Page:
Exercising integrity and accountability in reporting

Editorial Board

The mass media is a beautiful thing. It gives those who have an opinion or idea a medium to discuss and promotes those things. It also brought the rise of mainstream broadcast journalism. People have an endless stream of knowledge and news that is always available to them. Many of the mainstream news organizations provide 24/7 news coverage. It does become an issue though when news coverage begins to paint negative images of people and certain events without having every bit of information available.

News organizations jump the gun on painting a public image too often. News organizations need to have more accountability and integrity. Biases far too often dictate which way certain stories are going to go. Preconceived notions influence how a story is told, and it often paints a certain group of people as much more dangerous and criminal than they actually are.

Many examples of these types of demonizing stories and coverage can be seen over and over. It isn’t just something that has happened in the past. It is still occurring, and accountability isn’t a strong suit with some of the larger news organizations. Entire races and religions have been targeted in a negative light by at least a few news organizations. During the Civil Rights era, much of the coverage was pro-segregation and often painted African Americans as rioting maniacs. Muslims have been targeted and demonized recently also. One of the best examples of an entire nation demonizing a group of people was the Duke Lacrosse team in 2006. Investigations were not completed and a trial had not taken place, but many news outlets were portraying the young men involved as guilty.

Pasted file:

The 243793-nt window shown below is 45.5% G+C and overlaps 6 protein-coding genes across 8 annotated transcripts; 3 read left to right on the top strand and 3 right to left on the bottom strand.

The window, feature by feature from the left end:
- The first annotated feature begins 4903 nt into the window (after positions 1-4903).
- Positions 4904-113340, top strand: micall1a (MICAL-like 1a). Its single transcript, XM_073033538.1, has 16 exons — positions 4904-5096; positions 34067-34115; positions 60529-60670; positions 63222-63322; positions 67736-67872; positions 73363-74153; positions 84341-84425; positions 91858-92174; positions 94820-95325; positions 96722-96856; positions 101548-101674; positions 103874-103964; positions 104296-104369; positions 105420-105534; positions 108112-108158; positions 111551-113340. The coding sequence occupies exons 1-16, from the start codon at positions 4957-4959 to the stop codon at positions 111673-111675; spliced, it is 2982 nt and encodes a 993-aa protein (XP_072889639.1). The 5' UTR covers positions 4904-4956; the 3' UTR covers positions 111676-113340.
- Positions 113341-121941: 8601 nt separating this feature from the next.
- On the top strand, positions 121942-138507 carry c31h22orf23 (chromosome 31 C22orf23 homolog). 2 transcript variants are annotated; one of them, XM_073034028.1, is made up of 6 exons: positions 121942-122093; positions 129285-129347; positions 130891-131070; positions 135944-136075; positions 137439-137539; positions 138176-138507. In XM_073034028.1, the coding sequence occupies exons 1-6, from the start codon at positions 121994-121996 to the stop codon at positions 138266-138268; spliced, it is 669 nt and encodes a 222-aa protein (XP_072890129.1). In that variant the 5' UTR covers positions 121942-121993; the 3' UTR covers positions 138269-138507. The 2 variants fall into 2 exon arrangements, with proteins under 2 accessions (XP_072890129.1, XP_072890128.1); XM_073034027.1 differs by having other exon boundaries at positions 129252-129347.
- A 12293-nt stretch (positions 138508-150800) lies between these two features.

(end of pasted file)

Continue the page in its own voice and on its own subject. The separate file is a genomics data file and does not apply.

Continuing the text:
News organizations around this entire nation need to report with more honesty, integrity, and accountability. Reporting should be ethical and without bias. If all facts are not available, do not jump to conclusions.